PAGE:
Deaf citizens demand the right to drive

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The Deaf Association of Guyana staged a picketing exercise in front of the Ministry of Public Security on Brickdam, Georgetown Monday morning, demanding that the Government repeal the law which prevents deaf persons from driving in Guyana.

Deaf citizens believe it is a violation of their human rights.

The Traffic Department of the Guyana Police Force does not permit deaf persons to take the driver’s license test.

The Deaf Association of Guyana is asking for an intervention that would allow them to earn a living for themselves and enjoy the social and financial benefits of driving.

Managing Director of the Association, Sabine Mcintosh said there is a problem with upward mobility in Guyana which prevents deaf persons to be treated as equals in society.

Managing Director of the Association, Sabine Mcintosh

“I think the issue is our own feelings, how we were brought up to feel about deaf that they are somehow a little bit less, a little bit inept, a little bit incapable in some unspoken inarticulate way. But really the deaf can’t hear but they can do a hell of a lot of other things,” Ms McIntosh said.

The Managing Director said deaf persons can do much more if given the chance.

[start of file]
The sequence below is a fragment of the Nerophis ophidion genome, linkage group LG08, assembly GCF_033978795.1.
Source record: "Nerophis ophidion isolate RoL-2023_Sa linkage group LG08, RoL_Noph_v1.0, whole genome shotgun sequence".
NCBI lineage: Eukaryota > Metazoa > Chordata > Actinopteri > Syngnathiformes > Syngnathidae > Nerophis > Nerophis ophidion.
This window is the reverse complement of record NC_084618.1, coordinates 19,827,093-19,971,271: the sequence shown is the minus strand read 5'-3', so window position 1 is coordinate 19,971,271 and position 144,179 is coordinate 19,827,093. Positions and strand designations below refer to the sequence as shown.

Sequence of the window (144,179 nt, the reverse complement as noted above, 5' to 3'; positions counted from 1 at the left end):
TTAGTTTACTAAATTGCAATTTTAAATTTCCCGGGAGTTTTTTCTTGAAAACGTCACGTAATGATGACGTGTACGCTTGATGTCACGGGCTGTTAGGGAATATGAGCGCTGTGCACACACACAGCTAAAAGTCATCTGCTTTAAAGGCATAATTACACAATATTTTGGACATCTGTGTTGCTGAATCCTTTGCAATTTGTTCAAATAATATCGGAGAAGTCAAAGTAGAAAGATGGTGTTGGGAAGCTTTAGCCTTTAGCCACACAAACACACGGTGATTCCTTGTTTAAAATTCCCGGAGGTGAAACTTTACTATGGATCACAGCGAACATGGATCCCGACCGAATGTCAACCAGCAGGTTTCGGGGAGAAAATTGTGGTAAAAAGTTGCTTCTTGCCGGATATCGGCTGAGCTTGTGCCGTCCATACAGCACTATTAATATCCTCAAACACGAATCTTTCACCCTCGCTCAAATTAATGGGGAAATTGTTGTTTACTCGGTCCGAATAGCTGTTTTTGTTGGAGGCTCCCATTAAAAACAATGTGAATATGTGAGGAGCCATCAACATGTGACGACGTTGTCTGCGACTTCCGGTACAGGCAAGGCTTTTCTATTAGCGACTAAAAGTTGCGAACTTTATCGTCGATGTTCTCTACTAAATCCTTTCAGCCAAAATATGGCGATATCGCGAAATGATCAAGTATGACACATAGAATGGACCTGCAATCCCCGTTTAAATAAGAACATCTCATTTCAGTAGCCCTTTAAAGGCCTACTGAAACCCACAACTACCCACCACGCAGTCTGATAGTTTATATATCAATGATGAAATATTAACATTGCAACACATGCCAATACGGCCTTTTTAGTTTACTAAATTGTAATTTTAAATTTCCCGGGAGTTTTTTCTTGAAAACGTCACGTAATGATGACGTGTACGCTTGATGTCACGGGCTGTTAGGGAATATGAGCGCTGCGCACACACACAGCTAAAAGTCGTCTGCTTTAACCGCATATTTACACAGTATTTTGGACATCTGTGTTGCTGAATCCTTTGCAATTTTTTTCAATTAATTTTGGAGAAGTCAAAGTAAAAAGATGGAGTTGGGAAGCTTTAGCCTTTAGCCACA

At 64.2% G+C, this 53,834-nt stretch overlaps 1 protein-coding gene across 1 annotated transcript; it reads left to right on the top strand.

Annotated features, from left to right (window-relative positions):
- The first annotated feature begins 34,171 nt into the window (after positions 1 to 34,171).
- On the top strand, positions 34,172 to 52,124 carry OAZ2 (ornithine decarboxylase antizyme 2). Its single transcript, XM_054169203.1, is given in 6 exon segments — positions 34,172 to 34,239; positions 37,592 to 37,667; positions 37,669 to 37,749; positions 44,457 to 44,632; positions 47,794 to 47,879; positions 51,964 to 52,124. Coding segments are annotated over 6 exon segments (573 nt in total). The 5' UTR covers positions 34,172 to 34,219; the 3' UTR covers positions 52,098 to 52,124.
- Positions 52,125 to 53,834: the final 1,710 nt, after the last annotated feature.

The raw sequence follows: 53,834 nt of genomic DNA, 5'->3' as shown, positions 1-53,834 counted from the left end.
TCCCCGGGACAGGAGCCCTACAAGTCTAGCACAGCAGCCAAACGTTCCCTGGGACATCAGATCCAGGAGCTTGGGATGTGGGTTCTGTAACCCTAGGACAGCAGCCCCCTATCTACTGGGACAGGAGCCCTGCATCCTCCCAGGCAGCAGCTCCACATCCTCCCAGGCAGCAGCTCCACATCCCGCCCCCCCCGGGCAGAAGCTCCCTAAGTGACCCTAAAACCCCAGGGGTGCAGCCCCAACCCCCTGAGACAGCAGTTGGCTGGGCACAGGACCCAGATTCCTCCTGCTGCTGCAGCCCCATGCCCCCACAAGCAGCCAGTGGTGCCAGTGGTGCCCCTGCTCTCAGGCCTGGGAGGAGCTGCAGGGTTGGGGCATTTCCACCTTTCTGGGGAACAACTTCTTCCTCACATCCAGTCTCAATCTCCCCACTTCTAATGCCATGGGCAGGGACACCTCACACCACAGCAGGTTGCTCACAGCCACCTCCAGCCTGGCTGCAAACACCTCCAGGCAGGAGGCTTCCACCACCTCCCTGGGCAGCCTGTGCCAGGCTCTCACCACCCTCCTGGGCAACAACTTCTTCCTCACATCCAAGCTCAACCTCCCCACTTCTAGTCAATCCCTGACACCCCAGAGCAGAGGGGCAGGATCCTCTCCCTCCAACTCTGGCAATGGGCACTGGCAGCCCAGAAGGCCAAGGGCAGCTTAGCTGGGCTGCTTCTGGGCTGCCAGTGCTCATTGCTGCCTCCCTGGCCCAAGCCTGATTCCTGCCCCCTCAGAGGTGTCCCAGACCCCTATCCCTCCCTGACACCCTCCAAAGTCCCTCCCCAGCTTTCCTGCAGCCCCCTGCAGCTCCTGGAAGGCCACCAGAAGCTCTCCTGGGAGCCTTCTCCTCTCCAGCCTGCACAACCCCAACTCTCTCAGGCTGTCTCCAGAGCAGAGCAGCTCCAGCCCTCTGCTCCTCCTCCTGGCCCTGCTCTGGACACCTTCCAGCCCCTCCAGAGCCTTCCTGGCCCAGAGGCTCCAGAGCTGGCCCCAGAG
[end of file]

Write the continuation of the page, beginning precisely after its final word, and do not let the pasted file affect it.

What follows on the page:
Deaf citizens have been relying on their sight all their life and according to research, they may be better drivers.

Ms McIntosh said, “If you attempt to do an analysis of accidents, they are highly any accidents because I didn’t ‘hear’ who turned or I didn’t ‘hear’ a siren. But they are accidents because of your visual acuity”.

With slogans such as ‘Deaf people can drive’ and ‘Equal Rights Now,’ the protesters demanded to be heard.

One of the protesters, Colin Setmeyer with the help of a translator said, “If they expect us to drive and maybe they want us to have mirrors and all that but we know how to do that, we look in our rear views mirrors, but I don’t have a license and the police don’t seem to care.”

Deaf citizens, Jeremiah Williams and Colin Setmeyer

Another protester, Jeremiah Williams made reference to other countries adapting to deaf persons driving.

“Hearing aid is okay but our eyes are much better. In Suriname, they don’t have such requirements. They have a little sign like an ear with an X saying that it’s a deaf person in that car so maybe that would work or some other thing”.

The Deaf Association of Guyana met with the Ministry of Public Security in 2015 but so far, nothing has been done.

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